Book Review: Take-Out by Rob Hart


Rob Hart

January 15, 2019

Take-Out by Rob Hart is a collection of short stories all set in the culinary world and all flavored with a hearty dose of crime.

Take-Out: And Other Tales of Culinary Crime is a collection of 16 crime-fiction short stories by the acclaimed fiction author, Rob Hart. Hart’s short stories have appeared in places like Thuglit, Shotgun Honey and Helix Literary Magazine and have earned him a nomination for the Derringer Award as well as several spots in Best American Mystery Stories. He’s also the author of the Ash McKenna series, which consists of five novels beginning with New Yorked.

Full disclosure: I might be biased here — Hart completely won me over when he concluded his introduction with a declaration that my hometown, Staten Island, is home to the best pizzeria in New York — but even truthful-pizza-claims notwithstanding, Take-Out, is an excellent collection of suspenseful crime dramas. The characters in each story vary in race, gender, and social situation, but the reader is easily transported into each new situation and mindset. I was able to move from one story to the next often without a beat between page turns.

If I had one qualm with the story collection, it would be that there were a few stories that left me flipping back through the pages asking myself, “Where was the tie to food?” Sometimes it was slight, but I would eventually get it, like the ice-cream truck front in “Knock Off,” but other times I would finish a story and wonder, “what did I miss?” or “was that it?” It was a little difficult to identify the culinary crime theme in “Learning Experience,” but it could have been without one and I wouldn’t have cared. It was probably my favorite story in the bunch. Hart admits in his introduction to using the backdrop of bars and restaurants to tie some of these stories to the theme, so it’s up to the reader to determine how upset they’ll be over it. I’ve never before read any of the mostly already published collection (three are previously unpublished), and the culinary theme is what drew me to read, but I definitely stayed for the story-telling.

That’s not to say I didn’t also thoroughly enjoy the stories with an obvious and serious tie to food: “Foodies,” where the diners are hoping to get an experience no one else has had; “Creampuff,” about a bakery bouncer who made an impression on everyone he made wait, and was ended by those he kept out; and “Take-Out,” where backroom gambling leaves one man in debt and needing to make special deliveries. Maybe it’s because I’m in New York every day; maybe it’s because I worked in a pizzeria for a time; maybe it’s because I’m married to a foodie and am well acquainted with long lines and food photography, but Hart’s characters and situations were believable. Sure, some of them ended up a bit extreme — like the cooking competition Hunger Games-style in “Butcher’s Block” — but the scenarios and the lead-up are all familiar, like the old-school bagel shop in “How to Make the Perfect New York Bagel.”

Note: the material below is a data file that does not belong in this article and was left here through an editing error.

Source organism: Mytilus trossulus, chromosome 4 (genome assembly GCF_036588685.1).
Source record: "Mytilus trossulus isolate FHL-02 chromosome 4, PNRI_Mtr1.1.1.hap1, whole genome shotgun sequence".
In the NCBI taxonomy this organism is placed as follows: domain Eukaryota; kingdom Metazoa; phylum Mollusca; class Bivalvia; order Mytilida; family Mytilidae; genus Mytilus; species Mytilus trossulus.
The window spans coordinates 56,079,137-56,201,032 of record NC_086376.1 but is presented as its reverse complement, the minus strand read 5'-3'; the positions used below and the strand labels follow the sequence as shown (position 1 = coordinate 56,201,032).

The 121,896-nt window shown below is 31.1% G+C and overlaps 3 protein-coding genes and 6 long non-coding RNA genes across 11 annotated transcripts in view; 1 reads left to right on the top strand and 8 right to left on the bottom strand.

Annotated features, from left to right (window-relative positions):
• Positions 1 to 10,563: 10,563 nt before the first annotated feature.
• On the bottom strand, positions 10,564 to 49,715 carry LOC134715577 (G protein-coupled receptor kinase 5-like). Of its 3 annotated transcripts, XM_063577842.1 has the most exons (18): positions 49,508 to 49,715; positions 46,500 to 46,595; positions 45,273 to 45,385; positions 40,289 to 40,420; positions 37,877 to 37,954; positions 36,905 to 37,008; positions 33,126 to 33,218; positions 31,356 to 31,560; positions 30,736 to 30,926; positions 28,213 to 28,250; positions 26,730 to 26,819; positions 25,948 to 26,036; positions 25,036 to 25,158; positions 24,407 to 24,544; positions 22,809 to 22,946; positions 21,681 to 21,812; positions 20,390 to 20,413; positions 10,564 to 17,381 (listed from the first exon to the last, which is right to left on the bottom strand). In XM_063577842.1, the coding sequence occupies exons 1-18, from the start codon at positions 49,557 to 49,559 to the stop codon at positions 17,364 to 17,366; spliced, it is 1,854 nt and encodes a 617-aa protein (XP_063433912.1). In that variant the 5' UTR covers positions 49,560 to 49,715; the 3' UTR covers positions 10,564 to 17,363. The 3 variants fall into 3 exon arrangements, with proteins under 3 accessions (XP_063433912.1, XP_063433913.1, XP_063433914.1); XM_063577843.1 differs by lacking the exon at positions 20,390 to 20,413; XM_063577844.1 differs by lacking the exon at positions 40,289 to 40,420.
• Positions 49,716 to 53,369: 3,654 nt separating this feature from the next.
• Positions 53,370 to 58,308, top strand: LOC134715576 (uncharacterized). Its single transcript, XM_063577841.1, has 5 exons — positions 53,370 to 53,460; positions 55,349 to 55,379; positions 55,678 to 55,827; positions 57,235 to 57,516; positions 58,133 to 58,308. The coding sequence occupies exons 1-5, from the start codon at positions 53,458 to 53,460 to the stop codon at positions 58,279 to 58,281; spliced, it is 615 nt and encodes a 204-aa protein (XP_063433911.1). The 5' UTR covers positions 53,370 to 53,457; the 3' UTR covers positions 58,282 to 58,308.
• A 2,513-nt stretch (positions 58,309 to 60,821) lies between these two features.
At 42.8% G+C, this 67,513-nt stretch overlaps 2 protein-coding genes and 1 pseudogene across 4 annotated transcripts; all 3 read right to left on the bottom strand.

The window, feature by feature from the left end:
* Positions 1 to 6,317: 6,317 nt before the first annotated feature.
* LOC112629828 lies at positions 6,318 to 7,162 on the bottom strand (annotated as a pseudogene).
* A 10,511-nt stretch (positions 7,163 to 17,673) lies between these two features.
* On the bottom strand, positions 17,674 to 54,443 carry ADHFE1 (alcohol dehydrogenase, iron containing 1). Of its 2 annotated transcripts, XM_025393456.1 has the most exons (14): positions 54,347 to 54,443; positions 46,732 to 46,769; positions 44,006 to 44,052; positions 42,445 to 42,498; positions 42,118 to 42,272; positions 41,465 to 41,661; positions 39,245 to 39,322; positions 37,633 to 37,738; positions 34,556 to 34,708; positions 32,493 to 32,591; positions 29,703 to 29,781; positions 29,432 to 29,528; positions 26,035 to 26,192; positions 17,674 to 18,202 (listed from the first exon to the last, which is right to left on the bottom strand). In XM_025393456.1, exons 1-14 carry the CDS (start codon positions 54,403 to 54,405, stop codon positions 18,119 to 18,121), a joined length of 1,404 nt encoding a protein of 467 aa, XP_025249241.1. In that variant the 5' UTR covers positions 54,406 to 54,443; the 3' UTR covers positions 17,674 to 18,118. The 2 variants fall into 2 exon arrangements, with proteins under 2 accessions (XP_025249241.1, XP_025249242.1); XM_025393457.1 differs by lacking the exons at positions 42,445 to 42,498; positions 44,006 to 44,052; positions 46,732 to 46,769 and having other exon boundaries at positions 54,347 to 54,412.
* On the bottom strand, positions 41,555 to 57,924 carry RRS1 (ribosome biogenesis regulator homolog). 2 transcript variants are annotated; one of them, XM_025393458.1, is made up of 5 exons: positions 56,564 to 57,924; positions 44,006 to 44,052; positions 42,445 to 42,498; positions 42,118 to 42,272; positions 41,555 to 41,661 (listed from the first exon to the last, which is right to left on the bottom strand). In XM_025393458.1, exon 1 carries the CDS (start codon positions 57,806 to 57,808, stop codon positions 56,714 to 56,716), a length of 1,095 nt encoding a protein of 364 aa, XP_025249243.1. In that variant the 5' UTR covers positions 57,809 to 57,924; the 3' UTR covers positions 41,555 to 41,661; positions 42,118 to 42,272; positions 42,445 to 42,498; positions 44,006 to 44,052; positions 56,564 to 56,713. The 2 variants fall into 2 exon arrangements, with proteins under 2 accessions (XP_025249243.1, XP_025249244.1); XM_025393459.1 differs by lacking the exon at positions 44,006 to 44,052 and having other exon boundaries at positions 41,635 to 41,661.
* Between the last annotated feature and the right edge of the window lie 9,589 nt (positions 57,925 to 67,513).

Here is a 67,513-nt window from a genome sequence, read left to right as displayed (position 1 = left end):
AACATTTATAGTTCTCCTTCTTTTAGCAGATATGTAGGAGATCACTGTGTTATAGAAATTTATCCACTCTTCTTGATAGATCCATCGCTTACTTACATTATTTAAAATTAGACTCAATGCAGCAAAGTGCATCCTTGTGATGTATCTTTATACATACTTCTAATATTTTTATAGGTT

Hart is a native New Yorker, which is extremely lucky for the reader. So many of the stories very explicitly take place in New York City, and others can just be assumed to have taken place there. Hart’s familiarity with the city itself, with the types of bars and restaurants that his stories take place in, and with the food scene helps him to make NYC a character in itself. In “Last Request,” for example, a small-town jailhouse worker tries to fulfill the last request of a death row inmate, and the idea of New York City represents an idyllic version of herself — it’s a place where she imagines would help her to escape her life and to be her best self.

The characters in the sixteen stories are all diverse. Rather than offering sixteen stories from one similar perspective, there was an attempt to vary the point of view in the different stories. “How to Make the Perfect New York Bagel,” is a story told from the point of view of an older Jewish man; “Lake Paradox,” is told from the perspective of a younger Hispanic man; “Swipe Left” follows a half Ethiopian and half Puerto Rican young woman. And it wasn’t just reading stories with characters of different genders and races, although that was such a huge plus for me, but it was also the different points of views that elevated the experience. Maybe it’s a personal preference, but I’d rather have a variety in a short story collection, from first-person accounts to third-person narratives even sprinkled with the odd, but very satisfying, second person point of view (“Bhut Jolokia”).

All in all, as a very picky reader when it comes to short story collections, and who went into this sincerely hoping for the best since she loves food and crime-fiction, I am so very happy to say that I was not disappointed. Take-Out by Rob Hart is a delicious collection of entertaining stories that will keep any reader asking for seconds. It’s a book I’d recommend any crime-fiction fan add to their collection for some light-hearted reading in between dark novels. Plus, an added bonus is that a collection of food-based crime-fiction is an excellent talking piece for anyone’s bookshelves often browsed by visitors.

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